Russians flock to EU court to topple sanctions
Russian billionaires hit by European Union sanctions over Vladimir Putin’s invasion of Ukraine are flocking to the bloc’s courts in Luxembourg to attempt extricating themselves from the EU’s target list of rich individuals.
History shows their chances of lasting success are slim.
About 20 appeals by some of Russia’s wealthiest tycoons or their family members have already been filed since the EU started imposing the retaliatory measures in February.
They include Dmitry Konov, former chief executive officer of Sibur Holding, who filed his appeal at the EU General Court in Luxembourg on June 1, adding to challenges by the likes of Roman Abramovich, Andrey Melnichenko and Mikhail Fridman. More appeals are coming in every week.
“The vast majority of cases will have very limited prospects of success,” said Carsten Zatschler, an Irish trial lawyer, or barrister, specializing in EU law. Even arguing that the EU cast its net too wide and ensnared opponents of the Putin regime would be difficult because “so much political judgement is involved in the underlying decisions,” he said.
One case in point was decided last week when the Kremlin insider behind notoriously brutal mercenaries lost his legal effort to block earlier sanctions. The General Court ruled that Yevgeniy Prigozhin failed to show that decisions of the Council of the European Union in 2020 and 2021 that froze bank accounts in reaction to the conduct of Wagner Group mercenaries in Libya were unjustified.
The EU has sanctioned an unprecedented number of companies and individuals to hit Russia “where it hurts,” in the words of the European Commission. The EU last week adopted its sixth sanctions package, including a partial ban on Russian oil imports and a decision to cut off Russia’s biggest bank, Sberbank, from the international payments system SWIFT. More than 1,000 people are now on the EU sanctions list, including Putin and his foreign minister, and almost 100 firms.
Lawyers for Konov said in a statement they believe “there is no factual or legal basis” for the EU’s decision to sanction their client “and hope that it will be overruled by the court.” Spokespeople for Melnichenko and Abramovich didn’t immediately respond to requests for comment. Fridman declined to comment.
Anyone hit with an EU decision has a narrow window of just over two months to prepare an appeal. For most tycoons, it’s worth a try given the deep pockets they have for an expensive legal fight, even if the odds are against them. An initial defeat at the General Court can be appealed a last time at the EU’s Court of Justice, the bloc’s top tribunal.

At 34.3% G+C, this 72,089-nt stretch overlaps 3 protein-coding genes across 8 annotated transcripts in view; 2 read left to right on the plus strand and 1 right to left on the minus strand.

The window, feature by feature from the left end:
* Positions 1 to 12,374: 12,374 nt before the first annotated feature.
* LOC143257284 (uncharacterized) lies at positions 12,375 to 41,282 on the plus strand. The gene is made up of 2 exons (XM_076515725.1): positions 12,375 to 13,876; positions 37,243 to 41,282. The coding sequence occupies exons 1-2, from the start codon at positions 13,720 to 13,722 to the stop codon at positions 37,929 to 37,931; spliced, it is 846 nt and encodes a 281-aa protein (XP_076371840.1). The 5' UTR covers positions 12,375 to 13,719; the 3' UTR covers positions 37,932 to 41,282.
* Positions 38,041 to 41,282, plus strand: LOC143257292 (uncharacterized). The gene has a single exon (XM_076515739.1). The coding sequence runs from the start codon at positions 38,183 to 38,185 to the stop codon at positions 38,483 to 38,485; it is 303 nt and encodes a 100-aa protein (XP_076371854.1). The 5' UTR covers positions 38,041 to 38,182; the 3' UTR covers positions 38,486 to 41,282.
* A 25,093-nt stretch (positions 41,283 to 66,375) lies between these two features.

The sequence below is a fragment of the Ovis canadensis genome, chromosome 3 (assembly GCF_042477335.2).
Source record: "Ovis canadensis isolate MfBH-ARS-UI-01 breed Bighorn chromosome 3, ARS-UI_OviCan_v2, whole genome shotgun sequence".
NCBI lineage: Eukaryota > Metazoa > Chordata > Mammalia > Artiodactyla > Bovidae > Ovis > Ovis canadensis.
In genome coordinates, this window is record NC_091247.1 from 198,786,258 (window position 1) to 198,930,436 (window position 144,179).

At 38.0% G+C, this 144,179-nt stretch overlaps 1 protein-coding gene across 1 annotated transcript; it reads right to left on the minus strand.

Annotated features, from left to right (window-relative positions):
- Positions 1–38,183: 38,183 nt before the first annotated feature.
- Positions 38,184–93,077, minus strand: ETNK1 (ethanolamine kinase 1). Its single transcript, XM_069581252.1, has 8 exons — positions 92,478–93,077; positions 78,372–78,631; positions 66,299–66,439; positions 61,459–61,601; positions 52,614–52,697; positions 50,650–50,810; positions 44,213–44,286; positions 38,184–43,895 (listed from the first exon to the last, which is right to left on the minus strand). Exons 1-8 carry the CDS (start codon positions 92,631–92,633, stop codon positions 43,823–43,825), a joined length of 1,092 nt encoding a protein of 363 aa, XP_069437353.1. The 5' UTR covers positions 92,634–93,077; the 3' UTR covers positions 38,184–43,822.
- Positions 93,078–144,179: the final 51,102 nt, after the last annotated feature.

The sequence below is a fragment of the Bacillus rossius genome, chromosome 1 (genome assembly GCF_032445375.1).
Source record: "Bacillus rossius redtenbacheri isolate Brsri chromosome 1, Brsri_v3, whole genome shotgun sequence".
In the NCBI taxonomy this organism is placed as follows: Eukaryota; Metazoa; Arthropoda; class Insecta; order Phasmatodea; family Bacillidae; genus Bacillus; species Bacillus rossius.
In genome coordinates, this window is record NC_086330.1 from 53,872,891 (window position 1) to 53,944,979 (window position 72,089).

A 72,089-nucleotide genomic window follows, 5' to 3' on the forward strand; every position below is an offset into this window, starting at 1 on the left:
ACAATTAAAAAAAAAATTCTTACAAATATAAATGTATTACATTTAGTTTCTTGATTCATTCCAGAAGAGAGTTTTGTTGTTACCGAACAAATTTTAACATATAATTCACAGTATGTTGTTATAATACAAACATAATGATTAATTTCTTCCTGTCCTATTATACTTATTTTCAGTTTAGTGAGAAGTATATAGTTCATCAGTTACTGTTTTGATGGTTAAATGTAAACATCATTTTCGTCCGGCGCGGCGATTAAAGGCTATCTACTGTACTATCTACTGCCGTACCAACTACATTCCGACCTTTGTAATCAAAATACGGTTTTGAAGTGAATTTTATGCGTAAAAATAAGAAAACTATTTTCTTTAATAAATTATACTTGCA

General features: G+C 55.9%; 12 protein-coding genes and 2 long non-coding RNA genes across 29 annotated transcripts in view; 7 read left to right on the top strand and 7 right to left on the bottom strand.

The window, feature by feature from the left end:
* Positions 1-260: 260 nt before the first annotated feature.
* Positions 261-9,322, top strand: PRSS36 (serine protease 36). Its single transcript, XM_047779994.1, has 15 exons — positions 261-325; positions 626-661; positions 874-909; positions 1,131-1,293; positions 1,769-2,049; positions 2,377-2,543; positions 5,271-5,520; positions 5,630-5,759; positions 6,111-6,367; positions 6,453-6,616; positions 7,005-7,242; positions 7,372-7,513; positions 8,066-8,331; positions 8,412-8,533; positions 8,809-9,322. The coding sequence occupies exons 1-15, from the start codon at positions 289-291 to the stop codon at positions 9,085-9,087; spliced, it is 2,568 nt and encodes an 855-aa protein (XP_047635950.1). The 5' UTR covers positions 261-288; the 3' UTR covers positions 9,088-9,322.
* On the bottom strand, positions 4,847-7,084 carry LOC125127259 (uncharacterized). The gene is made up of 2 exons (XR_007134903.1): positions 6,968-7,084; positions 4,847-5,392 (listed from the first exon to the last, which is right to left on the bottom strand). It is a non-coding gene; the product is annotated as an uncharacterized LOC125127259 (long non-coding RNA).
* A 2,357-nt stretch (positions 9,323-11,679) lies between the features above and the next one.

But deciding to fight sanctions is one thing, finding legal representation is another, and it’s getting tougher as some of the biggest law firms decided to cut ties with Russia. Even for someone who’s mistakenly listed as sanctioned, it’s becoming difficult as “a lot of law firms are avoiding any case associated in any way with Russia since the invasion,” said Zatschler.
One avenue for Russians struggling to find help is the “cab-rank rule” by which barristers in Britain and Ireland are bound to accept instructions in any case in their area of legal expertise, regardless of who the client is.
While Brexit curtailed the rights of London-based barristers -- who historically have often represented Russian clients -- to plead in EU courts, many obtained Irish credentials to allow them to continue. That means they can’t pick and choose in the same way other legal professionals can, unless they have a valid conflict or too much other work.
But even for those with the cash and barrister to hand, they must be braced for a long fight. Political imperatives push the EU to act fast and quickly find justifications to add someone to the list. Though those arguments risk being picked apart in court, the EU can often re-designate a person by adding more or new justifications.
Viktor Yanukovych, a former president of Ukraine seen as sympathetic to Russia who now lives in exile there, knows how fleeting such a victory can be. He’s been fighting the EU ever since it first sanctioned him in 2014 for the alleged misappropriation of Ukrainian state funds, which he denies.
Yanukovych has filed at least 9 appeals at the EU court, one for every time the EU revised its sanctions list and decided to add him back. He’s won almost all of them, and yet, remains on the list that was readopted in March and is valid until next year. This time, however, the restrictive measures against Yanukovych are in force only until Sept. 6.
In rare cases, an appeal can lead to a suspension of an EU measure or, years down the line, open the possibility to suing for damages. Any new ruling can create a precedent which EU institutions will have to respect, and ensure any new listings are justified.
For now though, as the EU continues to look for ways to punish Putin’s Russia and those close to it, sanctions look like they’ll continue for some time. And that means a growing number of appeals will be filed at the EU courts.
©2022 Bloomberg L.P.